If I should be brought before you
And am asked to skim the trees
To recollect my fondest thoughts
Amid a wasteland of memories
I should dig deep the shallow trenches
I will seek out every eye
For my past bear’s strong resemblance
To the ones I stand before
And I will know a soft resistance
As I push off from the shore
I wonder how all of this will come to pass; How you and I will remember one another. I don’t sit with this for very long, for I know where my mind often leads me. I do not drift to positive places. Instead, my mind seems to embrace the negative and haunting spaces. But I must think of this, of you and I and our past. My past, as it were, is what I must think of.
You were gentle with me; virtually every memory tells me this was your way. You knew that anger would cause me running, and your job was to have me stay. And at times you were overbearing, you wanted for yourself my good health. You wished my mind would pause, and you could rest. You cared much and sometimes in the wrong way. But I forgive your co-dependence, your expectations, and your disappointment. I overlook these things because I, too, am full of error, and I am not here to blame.
I am here to recover the past, not for keeping but to learn. What was it about our relationship that you wanted to hold onto? What was it about me that you seemed so keen on keeping close? I have asked myself this question, and sometimes it makes perfect sense. At times, I was honest and pensive, but others I was a complete waste of effort. Who holds onto the daily garbage? One who is sick themselves I believe. I look back with compassion, not wishing to change you, and this is not meant to enlighten you. This I doubt the entirety of you will ever read.
I can remember when you embraced me, and my embrace was a lie. I remember when you embraced me, and I felt your heart pouring into my chest. I heard your heart pouring into my chest, its crimson waves exposing the emptiness in me. I felt you sometimes, and other times you left me frozen, or I left you frozen. We were just friends. We were lovers. We were enemies. All of it was real, though. You failed me and used me selfishly. You were so many people all at once; it’s no wonder I completely lost you at times.
But you are not unique … Christ, neither am I. I considered you less than you deserved and became the type of man I have always judged, hated. My selfishness knew no bounds and still, it was suffocated time and again. I had fallen so short of breath that our relationship had to change. All I could do was start over. I had no idea what this would mean but it was time to tear each other apart and continue, alone.
The beginning was beautiful. Leaves fell hard in those first few days, and for some those leaves are still rocks on their backs. But it was no longer excuse enough for me to hide behind. I loved them dearly, I truly did. I love them today differently because I am different and they are different. They are whole but hard to see. I send out eulogies because I was not always there when the moment surprised and seemed to ambush us. I am here now, I am here for the ones who wish to hear me.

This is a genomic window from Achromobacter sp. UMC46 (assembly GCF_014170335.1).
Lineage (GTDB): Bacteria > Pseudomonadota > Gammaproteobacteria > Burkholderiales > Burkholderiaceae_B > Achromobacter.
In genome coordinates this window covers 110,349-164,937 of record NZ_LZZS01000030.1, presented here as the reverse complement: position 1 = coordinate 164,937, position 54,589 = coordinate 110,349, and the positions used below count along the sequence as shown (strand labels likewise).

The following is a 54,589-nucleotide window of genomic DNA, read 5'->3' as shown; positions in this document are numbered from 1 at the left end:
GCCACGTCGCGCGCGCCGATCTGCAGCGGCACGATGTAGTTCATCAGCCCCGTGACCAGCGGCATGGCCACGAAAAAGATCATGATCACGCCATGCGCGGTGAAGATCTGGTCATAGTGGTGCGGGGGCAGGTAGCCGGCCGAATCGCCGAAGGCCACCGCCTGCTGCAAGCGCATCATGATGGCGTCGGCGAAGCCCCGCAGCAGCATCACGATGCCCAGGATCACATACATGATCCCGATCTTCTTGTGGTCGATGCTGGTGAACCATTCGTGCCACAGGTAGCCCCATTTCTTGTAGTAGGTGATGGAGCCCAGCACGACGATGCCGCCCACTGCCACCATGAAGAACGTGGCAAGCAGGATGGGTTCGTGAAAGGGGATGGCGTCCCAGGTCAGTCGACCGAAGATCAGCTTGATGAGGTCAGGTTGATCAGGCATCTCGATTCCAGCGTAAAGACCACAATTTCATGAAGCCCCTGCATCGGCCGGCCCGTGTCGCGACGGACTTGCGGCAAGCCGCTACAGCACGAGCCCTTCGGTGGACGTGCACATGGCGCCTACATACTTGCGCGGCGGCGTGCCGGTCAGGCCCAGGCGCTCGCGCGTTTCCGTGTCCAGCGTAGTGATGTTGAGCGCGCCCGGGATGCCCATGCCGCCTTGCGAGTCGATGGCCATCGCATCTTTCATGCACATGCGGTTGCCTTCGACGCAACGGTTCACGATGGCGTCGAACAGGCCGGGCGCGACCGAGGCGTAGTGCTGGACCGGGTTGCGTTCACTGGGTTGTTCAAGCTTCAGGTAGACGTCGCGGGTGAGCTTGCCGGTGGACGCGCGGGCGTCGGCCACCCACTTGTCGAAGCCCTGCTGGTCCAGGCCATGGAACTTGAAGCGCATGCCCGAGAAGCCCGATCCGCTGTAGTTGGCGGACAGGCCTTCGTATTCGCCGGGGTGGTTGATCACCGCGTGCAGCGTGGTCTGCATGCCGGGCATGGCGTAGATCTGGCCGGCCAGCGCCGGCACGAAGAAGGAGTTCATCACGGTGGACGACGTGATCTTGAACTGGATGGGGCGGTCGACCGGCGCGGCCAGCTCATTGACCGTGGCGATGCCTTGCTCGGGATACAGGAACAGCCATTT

I still seem to lose you at times, even though I feel we have been doing everything well. We outgrow each others usefulness, we no longer need one another. When you no longer need something it becomes a weight around your ankle unless you part ways while still feathers. In the beginning, it feels wrong; it angers me to part ways. But it is the best for both of us and the best way for the whole of us.
Sometimes I glance out the window and see your birds singing. Other times I turn my back to you, wishing you would at once turn away from me. I love you, I have forgotten you, and I hope to love you. Before the earth, before the lovers and the users and the apathetic bystanders, I hope I give you something you cannot hold but can use. I hope you see me and know that the past is real, but it is gone and only alive in your mind. This moment is real as well. I hope you see the power of this moment, and I hope you forget me and move on if that is what you must do.
You have nothing to say to me, and I nothing to say to you, for the most part. One day I will sit down and tell you what it all means, but today you must work on it yourself. It is your world that you must save from forever wilting. You do not live for me, I do not live for you, but we live for a purpose higher than both of us. I cannot define yours, and I know you cannot give me the relief I once sought. I appreciate you for who you are, and do not want you to change your colors to draw me closer. If I speak a foreign tongue to you and you wish to retreat, I do not blame you. Those who are meant to be in my life will be; others will become useful by becoming more like themselves.
I love you, I hope to love you, and I have forgotten and forgiven you. Do not fear whatever lay in front of us, it is meant to be there, and we no longer need to embellish who we are. This is the death of our relationship.
At times we will find ourselves discontent, irritable, and generally just blue. The feeling may seem to have come out of nowhere, leaving you confused and a little on edge. It can be scary, at times overwhelming, and downright lonely. During these moments we rely on our mind, asking ourselves questions and using our best tool to make sense of this dreary feeling. We often feel as though we have exhausted all possibilities. We think we have a done a thorough job and yet we still can’t seem to shake this feeling of apathy.